I will never forget the people who first acknowledged me when I felt uncomfortable with stating my transness. Their simple act of asking me how I choose to identify, regardless of what I was wearing, my social conditioning, and how I was being perceived at that moment, laid the foundation for my freedom from societal gender norms. It is this generosity of care, respect, and relationship I found mirrored in 7even (a longtime friend) and Bessy (whose kids Sabi nannies) from the HBO series Sort Of. They believed Sabi deserved to bloom and take up space. I believe so, too.
When watching this show, I resonated a lot with many of the moments Sabi experienced, including shrinking themself and their needs in order to make others feel comfortable despite them being the ones overstepping boundaries. Sabi’s willingness to be available was something that always stuck out to me while watching—their capaciousness. Even when people took advantage of Sabi’s pure generosity, they always found a way to make light of a situation with their unique sense of humor. This is how we survive.
Sort Of is the type of television so many other shows are trying to be but never quite achieve. Zoya Patel for The Guardian calls it “meaningfully diverse and intersectional with three-dimensional characters, hilarious dialogue, and a big heart.” She continues, “And yet, despite its quality and impact, the show has had little media coverage.” The No Country Woman writer explains what is most disappointing about the media industry at large: an unwillingness to prioritize stories that offer up real depictions of Black and brown non-binary characters through a lens tenderly and carefully; not caricatures. This is important and shouldn’t be glossed over. If Sabi were a white non-binary character with a bad manic pixie dye job, septum piercing, Doc Marten boots, and a ‘BlackLivesMatter’ pin on their backpack, there’d already be a second season of Sort Of. That, in the words of Rolling Ray, “is not giving what it’s supposed to gave!”
With narratives created by and for our community, we offer up subjects that allow us space to hold nuanced discussions about the way culture affects one’s comfortability with their compounded identities. This brings to mind Sabi feeling like they had to hide from their Pakistani mother, despite them both wanting to be in each other’s lives. As we continue to face a world that rarely shows us the love, care, and respect we deserve, remember that we all have the power to make our own spaces that celebrate us. I look forward to more trans and non-binary storytellers centering the stories that we want to see, hear, and value to make the world a more humane and inclusive place for the future to come. We must never allow the discomfort from others that they project onto us to hold us from the happiness we could all have. That is a distraction.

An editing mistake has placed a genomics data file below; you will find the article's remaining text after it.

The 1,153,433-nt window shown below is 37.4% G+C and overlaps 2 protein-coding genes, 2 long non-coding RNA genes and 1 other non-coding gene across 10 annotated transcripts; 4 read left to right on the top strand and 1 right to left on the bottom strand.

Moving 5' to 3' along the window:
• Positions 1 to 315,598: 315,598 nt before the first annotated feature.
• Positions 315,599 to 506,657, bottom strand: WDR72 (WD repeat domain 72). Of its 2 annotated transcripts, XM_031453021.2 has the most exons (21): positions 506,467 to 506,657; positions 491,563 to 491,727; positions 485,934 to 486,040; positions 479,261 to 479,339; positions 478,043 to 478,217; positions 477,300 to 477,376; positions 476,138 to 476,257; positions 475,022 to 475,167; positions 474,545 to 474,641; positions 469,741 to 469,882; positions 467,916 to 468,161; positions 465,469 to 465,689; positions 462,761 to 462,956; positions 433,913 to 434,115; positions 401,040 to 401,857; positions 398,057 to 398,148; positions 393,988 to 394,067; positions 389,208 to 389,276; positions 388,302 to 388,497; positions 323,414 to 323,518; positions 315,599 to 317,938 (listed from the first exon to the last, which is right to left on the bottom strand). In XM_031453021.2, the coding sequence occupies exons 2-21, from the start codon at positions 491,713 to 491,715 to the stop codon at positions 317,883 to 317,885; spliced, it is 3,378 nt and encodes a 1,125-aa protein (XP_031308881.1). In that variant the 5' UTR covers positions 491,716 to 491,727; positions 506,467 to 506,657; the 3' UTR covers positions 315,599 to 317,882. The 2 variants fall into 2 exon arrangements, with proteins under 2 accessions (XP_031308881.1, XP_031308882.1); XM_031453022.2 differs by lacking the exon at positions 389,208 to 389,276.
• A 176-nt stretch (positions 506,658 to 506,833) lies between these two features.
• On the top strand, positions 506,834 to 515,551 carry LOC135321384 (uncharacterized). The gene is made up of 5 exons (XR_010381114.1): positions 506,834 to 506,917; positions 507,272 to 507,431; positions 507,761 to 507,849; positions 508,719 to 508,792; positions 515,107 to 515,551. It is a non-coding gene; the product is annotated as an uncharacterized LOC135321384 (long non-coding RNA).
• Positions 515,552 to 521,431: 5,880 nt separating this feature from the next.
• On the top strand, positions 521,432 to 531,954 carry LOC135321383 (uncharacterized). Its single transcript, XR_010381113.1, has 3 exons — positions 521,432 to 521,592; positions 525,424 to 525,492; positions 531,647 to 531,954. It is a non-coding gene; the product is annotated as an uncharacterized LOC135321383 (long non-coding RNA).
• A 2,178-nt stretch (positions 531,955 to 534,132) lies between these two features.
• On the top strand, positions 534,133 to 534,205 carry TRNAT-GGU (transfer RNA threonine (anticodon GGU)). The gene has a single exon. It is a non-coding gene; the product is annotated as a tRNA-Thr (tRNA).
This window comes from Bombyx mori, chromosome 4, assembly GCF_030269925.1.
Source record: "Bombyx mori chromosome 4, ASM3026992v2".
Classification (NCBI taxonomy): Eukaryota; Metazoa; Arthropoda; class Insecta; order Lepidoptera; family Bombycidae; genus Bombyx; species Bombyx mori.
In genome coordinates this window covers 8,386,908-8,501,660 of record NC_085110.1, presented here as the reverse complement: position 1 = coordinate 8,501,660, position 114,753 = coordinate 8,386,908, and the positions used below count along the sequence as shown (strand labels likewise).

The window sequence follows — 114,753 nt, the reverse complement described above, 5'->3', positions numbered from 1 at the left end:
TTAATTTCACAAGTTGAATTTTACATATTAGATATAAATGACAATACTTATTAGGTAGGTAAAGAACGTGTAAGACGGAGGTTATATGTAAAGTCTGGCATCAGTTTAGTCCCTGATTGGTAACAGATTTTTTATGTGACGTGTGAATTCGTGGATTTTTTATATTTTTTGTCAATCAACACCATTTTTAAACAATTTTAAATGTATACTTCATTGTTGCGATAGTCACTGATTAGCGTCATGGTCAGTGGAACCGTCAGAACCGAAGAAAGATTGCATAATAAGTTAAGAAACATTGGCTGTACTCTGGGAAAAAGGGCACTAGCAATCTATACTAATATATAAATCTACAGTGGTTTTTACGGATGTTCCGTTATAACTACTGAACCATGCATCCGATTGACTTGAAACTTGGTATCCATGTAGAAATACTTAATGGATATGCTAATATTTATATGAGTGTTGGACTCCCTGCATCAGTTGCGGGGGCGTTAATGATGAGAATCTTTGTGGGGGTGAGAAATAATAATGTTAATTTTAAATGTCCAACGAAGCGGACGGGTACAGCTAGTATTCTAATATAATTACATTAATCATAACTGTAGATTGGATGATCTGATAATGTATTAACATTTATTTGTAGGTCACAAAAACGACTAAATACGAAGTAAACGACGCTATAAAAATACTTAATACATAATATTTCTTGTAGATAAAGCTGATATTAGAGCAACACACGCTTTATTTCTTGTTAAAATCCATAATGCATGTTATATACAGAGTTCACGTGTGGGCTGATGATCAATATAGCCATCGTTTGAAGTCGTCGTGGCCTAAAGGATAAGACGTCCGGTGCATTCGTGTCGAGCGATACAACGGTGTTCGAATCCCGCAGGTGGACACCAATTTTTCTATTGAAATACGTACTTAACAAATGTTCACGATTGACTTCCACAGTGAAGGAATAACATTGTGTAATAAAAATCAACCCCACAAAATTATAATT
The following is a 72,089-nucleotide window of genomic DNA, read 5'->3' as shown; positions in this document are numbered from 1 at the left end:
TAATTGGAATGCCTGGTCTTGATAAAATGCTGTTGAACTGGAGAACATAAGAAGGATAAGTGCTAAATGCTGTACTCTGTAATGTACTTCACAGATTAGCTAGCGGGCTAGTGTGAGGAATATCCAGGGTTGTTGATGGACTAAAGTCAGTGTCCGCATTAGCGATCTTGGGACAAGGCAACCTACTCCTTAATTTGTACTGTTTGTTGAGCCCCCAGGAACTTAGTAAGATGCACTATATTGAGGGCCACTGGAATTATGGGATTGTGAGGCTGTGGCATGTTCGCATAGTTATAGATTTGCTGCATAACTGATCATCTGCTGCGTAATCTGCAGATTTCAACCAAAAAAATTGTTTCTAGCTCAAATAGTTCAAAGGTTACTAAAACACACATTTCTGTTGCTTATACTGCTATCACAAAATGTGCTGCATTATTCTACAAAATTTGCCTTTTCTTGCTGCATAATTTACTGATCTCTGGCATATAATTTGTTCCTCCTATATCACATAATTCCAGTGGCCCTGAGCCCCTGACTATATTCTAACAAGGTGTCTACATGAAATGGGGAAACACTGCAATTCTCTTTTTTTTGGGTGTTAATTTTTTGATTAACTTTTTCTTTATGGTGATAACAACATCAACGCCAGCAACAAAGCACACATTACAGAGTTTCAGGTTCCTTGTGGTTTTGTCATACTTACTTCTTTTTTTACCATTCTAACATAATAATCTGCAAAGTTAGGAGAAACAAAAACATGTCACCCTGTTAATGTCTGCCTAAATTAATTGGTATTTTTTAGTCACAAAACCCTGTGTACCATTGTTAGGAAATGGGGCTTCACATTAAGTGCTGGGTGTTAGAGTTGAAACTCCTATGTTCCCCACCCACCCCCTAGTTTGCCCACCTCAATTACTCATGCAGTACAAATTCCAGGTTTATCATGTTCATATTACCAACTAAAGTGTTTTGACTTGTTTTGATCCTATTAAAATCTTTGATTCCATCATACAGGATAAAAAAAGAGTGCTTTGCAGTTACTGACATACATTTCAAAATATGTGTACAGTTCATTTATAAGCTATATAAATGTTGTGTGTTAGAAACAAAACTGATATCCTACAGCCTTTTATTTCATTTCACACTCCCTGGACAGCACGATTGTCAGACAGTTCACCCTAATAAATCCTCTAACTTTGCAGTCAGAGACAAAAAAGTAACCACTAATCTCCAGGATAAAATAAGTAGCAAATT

About The Author : Dee Harper (She/They) is a 21-year-old Black Trans woman and multidisciplinary storyteller residing in Brooklyn, NY. She is originally from the DC Metropolitan area and she has always been in creative environments ever since she was young. Although she has faced many struggles with acceptance from her family, she still finds all the reasons to continue being her most authentic self. She is a recent graduate from The New School’s College of Performing Arts with a bachelor’s degree in Dramatic Arts, and a minor in Film Production. She is also enrolled in a dual master’s program studying Art’s Management and Entrepreneurship and looks forward to one day owning her own production company. The majority of her work tends to focus on narratives that center around BIPOC & LGBTQIA+ individuals. She is excited to continue her exploration of art in the entertainment and production industry!